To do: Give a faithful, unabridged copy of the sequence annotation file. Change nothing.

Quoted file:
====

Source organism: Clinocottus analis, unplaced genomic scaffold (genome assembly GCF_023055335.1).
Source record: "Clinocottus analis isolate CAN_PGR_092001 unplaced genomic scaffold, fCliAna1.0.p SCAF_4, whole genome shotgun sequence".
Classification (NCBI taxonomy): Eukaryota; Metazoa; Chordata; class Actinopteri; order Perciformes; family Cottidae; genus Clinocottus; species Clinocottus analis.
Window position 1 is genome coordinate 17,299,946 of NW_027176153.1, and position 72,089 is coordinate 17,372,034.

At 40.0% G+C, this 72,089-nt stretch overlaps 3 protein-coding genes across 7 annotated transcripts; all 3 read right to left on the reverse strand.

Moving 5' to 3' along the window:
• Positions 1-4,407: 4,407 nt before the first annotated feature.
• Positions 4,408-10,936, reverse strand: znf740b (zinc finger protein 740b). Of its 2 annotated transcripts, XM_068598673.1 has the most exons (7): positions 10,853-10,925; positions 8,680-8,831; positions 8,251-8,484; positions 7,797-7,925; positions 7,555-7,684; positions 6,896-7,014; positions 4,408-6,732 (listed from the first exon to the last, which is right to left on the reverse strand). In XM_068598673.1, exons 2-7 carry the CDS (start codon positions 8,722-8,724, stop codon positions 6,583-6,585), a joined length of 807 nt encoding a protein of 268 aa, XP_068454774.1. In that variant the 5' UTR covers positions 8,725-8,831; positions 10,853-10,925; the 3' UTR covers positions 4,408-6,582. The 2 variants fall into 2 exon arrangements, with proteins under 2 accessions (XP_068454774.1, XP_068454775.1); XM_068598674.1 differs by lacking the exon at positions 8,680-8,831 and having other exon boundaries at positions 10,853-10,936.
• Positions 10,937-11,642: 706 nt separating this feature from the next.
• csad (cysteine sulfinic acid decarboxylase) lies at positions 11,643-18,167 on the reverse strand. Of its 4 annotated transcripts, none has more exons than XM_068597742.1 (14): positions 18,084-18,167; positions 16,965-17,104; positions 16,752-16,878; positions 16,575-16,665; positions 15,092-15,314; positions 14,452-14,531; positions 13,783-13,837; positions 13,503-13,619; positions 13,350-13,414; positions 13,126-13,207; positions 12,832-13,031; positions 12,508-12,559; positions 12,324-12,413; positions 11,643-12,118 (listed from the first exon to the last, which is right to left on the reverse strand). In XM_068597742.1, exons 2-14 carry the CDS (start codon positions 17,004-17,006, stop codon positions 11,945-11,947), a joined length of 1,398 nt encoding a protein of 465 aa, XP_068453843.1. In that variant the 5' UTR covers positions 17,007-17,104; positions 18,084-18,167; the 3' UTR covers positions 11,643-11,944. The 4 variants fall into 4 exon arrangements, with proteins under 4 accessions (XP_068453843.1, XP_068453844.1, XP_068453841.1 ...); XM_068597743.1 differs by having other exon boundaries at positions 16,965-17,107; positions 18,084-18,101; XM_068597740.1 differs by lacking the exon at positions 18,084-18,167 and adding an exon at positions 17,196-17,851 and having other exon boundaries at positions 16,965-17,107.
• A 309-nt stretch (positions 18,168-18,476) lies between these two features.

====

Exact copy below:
Source organism: Clinocottus analis, unplaced genomic scaffold (genome assembly GCF_023055335.1).
Source record: "Clinocottus analis isolate CAN_PGR_092001 unplaced genomic scaffold, fCliAna1.0.p SCAF_4, whole genome shotgun sequence".
Classification (NCBI taxonomy): Eukaryota; Metazoa; Chordata; class Actinopteri; order Perciformes; family Cottidae; genus Clinocottus; species Clinocottus analis.
Window position 1 is genome coordinate 17,299,946 of NW_027176153.1, and position 72,089 is coordinate 17,372,034.

At 40.0% G+C, this 72,089-nt stretch overlaps 3 protein-coding genes across 7 annotated transcripts; all 3 read right to left on the reverse strand.

Moving 5' to 3' along the window:
• Positions 1-4,407: 4,407 nt before the first annotated feature.
• Positions 4,408-10,936, reverse strand: znf740b (zinc finger protein 740b). Of its 2 annotated transcripts, XM_068598673.1 has the most exons (7): positions 10,853-10,925; positions 8,680-8,831; positions 8,251-8,484; positions 7,797-7,925; positions 7,555-7,684; positions 6,896-7,014; positions 4,408-6,732 (listed from the first exon to the last, which is right to left on the reverse strand). In XM_068598673.1, exons 2-7 carry the CDS (start codon positions 8,722-8,724, stop codon positions 6,583-6,585), a joined length of 807 nt encoding a protein of 268 aa, XP_068454774.1. In that variant the 5' UTR covers positions 8,725-8,831; positions 10,853-10,925; the 3' UTR covers positions 4,408-6,582. The 2 variants fall into 2 exon arrangements, with proteins under 2 accessions (XP_068454774.1, XP_068454775.1); XM_068598674.1 differs by lacking the exon at positions 8,680-8,831 and having other exon boundaries at positions 10,853-10,936.
• Positions 10,937-11,642: 706 nt separating this feature from the next.
• csad (cysteine sulfinic acid decarboxylase) lies at positions 11,643-18,167 on the reverse strand. Of its 4 annotated transcripts, none has more exons than XM_068597742.1 (14): positions 18,084-18,167; positions 16,965-17,104; positions 16,752-16,878; positions 16,575-16,665; positions 15,092-15,314; positions 14,452-14,531; positions 13,783-13,837; positions 13,503-13,619; positions 13,350-13,414; positions 13,126-13,207; positions 12,832-13,031; positions 12,508-12,559; positions 12,324-12,413; positions 11,643-12,118 (listed from the first exon to the last, which is right to left on the reverse strand). In XM_068597742.1, exons 2-14 carry the CDS (start codon positions 17,004-17,006, stop codon positions 11,945-11,947), a joined length of 1,398 nt encoding a protein of 465 aa, XP_068453843.1. In that variant the 5' UTR covers positions 17,007-17,104; positions 18,084-18,167; the 3' UTR covers positions 11,643-11,944. The 4 variants fall into 4 exon arrangements, with proteins under 4 accessions (XP_068453843.1, XP_068453844.1, XP_068453841.1 ...); XM_068597743.1 differs by having other exon boundaries at positions 16,965-17,107; positions 18,084-18,101; XM_068597740.1 differs by lacking the exon at positions 18,084-18,167 and adding an exon at positions 17,196-17,851 and having other exon boundaries at positions 16,965-17,107.
• A 309-nt stretch (positions 18,168-18,476) lies between these two features.